Coronary arterial pressure and myocardial oxygen consumption are the major determinants of coronary flow, but coronary autoregulation allows the flow to be relatively independent of the driving pressure at fixed oxygen consumption level, whereas at any given coronary arterial pressure a metabolic adaptation of coronary flow to oxygen requests may occur[19].

The hemodynamic impact of a focal diameter reduction of epicardial vessels is modulated by the vasodilation of resistance coronary arteries. Maximal flow reduces at maximal vasodilation because coronary perfusion pressure decreases with the square of flow through the stenosis. This law of coronary hemodynamics is the basis for dynamic assessment of coronary stenosis by pharmacological or physical stress that can elicit a reversible perfusion defect and eventually a transient regional asynergy of contraction.

Experimental canine models, in which external constriction was applied to normal coronary arteries, led to the concept of “critical” coronary stenosis. In these studies, an 85% diameter narrowing caused a fall in resting coronary flow, but a 50% diameter narrowing reduced maximum coronary flow. In surgical decision-making, the angiographic criterion of > 70% coronary stenosis was appropriate to define eligibility for revascularization.

However, this paradigm failed to describe the correlation between coronary flow reserve (CFR) and percent coronary stenosis in human studies[20], and it does not consistently identify patient groups whose prognosis can be improved by primary coronary interventions. A further confirmation of the dissociation between anatomic and functional severity of stenosis came from the poor correlation between quantitative percent stenosis on invasive or computed tomography coronary angiograms and fractional flow reserve (FFR) using pressure flow wire[21]. FFR is a validated, reproducible measurement of relative CFR. The reference model for FFR is the hyperemic pressure-flow relation with the assumptions that a discrete stenosis induces proportional changes of perfusion pressure and flow, and downstream of a stenosis minimal coronary resistance equals that of a normally perfused region[22]. In practice, FFR derives from pressure measurements upstream and downstream of a given coronary stenosis at maximal pharmacological arteriolar vasodilation. FFR was proposed as the best available technique to guide clinical decision making (whether mechanical revascularization or medical therapy), and FFR-guided PCI is the way to improved prognoses with respect to PCI based on angiographic severity[23-26].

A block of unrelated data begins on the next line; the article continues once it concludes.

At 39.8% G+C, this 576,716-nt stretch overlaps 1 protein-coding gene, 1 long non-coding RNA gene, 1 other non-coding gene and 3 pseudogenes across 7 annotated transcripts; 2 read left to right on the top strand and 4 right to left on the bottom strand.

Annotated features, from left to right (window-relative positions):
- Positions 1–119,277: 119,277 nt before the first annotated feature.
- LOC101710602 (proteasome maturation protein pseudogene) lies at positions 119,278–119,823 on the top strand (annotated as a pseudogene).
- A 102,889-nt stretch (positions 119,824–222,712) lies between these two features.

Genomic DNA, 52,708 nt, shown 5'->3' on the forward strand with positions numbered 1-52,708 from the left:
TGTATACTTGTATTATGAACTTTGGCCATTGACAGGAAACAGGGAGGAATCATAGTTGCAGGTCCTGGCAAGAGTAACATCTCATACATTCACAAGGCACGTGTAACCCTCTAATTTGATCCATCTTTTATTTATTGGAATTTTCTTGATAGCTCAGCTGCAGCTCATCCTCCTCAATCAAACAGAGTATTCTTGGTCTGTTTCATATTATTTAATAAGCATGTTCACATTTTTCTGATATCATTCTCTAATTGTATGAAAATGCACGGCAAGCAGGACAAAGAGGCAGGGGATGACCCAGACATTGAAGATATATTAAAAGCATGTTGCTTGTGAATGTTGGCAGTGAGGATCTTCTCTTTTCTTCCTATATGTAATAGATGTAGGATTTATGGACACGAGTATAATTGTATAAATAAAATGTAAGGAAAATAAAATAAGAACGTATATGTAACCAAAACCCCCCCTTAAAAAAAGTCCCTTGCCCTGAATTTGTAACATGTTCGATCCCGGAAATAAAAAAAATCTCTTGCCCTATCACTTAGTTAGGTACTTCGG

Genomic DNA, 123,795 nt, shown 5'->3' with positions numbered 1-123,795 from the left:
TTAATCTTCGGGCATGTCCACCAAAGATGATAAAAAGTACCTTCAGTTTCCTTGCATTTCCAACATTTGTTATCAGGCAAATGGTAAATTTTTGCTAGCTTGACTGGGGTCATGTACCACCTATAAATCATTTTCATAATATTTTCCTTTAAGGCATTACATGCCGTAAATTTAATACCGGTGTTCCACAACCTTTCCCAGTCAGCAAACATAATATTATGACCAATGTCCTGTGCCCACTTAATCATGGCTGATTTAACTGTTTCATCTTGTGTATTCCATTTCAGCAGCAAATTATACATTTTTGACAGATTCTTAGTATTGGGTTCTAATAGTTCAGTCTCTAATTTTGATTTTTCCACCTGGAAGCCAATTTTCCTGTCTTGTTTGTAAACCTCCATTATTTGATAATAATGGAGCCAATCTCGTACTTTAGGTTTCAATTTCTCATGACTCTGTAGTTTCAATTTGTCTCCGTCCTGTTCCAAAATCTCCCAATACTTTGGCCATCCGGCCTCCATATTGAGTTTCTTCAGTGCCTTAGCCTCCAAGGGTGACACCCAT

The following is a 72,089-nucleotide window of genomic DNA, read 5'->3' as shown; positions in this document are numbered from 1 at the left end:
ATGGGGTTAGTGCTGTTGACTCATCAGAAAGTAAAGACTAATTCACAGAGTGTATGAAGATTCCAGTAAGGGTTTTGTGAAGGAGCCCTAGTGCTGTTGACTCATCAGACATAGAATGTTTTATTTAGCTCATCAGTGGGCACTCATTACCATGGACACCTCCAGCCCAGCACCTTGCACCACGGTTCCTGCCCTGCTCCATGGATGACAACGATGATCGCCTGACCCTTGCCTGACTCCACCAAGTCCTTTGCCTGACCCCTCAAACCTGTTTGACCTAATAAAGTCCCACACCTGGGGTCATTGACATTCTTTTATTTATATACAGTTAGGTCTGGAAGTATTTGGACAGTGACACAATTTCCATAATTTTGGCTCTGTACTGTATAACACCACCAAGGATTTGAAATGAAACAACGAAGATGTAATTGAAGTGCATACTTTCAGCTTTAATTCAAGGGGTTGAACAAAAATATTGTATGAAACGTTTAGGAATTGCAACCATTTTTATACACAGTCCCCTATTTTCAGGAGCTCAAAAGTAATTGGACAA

Absolute CFR equals the ratio of maximal to baseline flow for any given arterial distribution with or without a stenosis or diffuse narrowing[27]. Relative CFR equals the ratio of maximal stress flow in the diseased artery to maximal flow in non-diseased arterial segments either in the same or adjacent arterial distribution. CFR in healthy volunteers with no risk factors is up to 4.5 ± 0.7. Values for mild disease in patients with coronary risk factors average 2.7 ± 0.6[28]. CFR < 2.0 is the proposed threshold for inducible ischemia[29]. FFR pressure ratio for a single discrete stenosis in the absence of diffuse disease also equals relative CFR using flow or flow velocity measurements. However, flow-based CFR and pressure-based FFR may not give evidence of comparable stenosis severity in approximately 40% of lesions[30]. Diffuse narrowing may reduce CFR significantly, with only a minimal fall in segmental pressure gradients or FFR. In situations of mixed diffuse and segmental disease, which are common in the clinical setting, noninvasive absolute maximal perfusion and CFR together likely define the severity of each coronary stenosis. Gould[31] provides the following example: “A 38% diffuse diameter narrowing in the absence of arterial remodeling would reduce CFR to 1.4 whereas the same diffuse disease plus a discrete angiographic 60% stenosis without remodeling would reduce CFR to 1.0, both without significant fall in FFR”. Therefore, FFR is not a direct measure of low-flow ischemia, and it does not reflect absolute flow or absolute CFR, which are the determinants of ischemia. Further, FFR and CFR results may be inconsistent because microvascular resistance during hyperemia causes FFR and CFR to change in opposite directions. Higher hyperemic resistance means reduced maximal flow and higher distal pressure, i.e., reduced CFR and increased FFR. Vice versa, low hyperemic microvascular resistance for equal stenosis means higher maximal flow and increased pressure gradient through the stenosis, which may result in low FFR.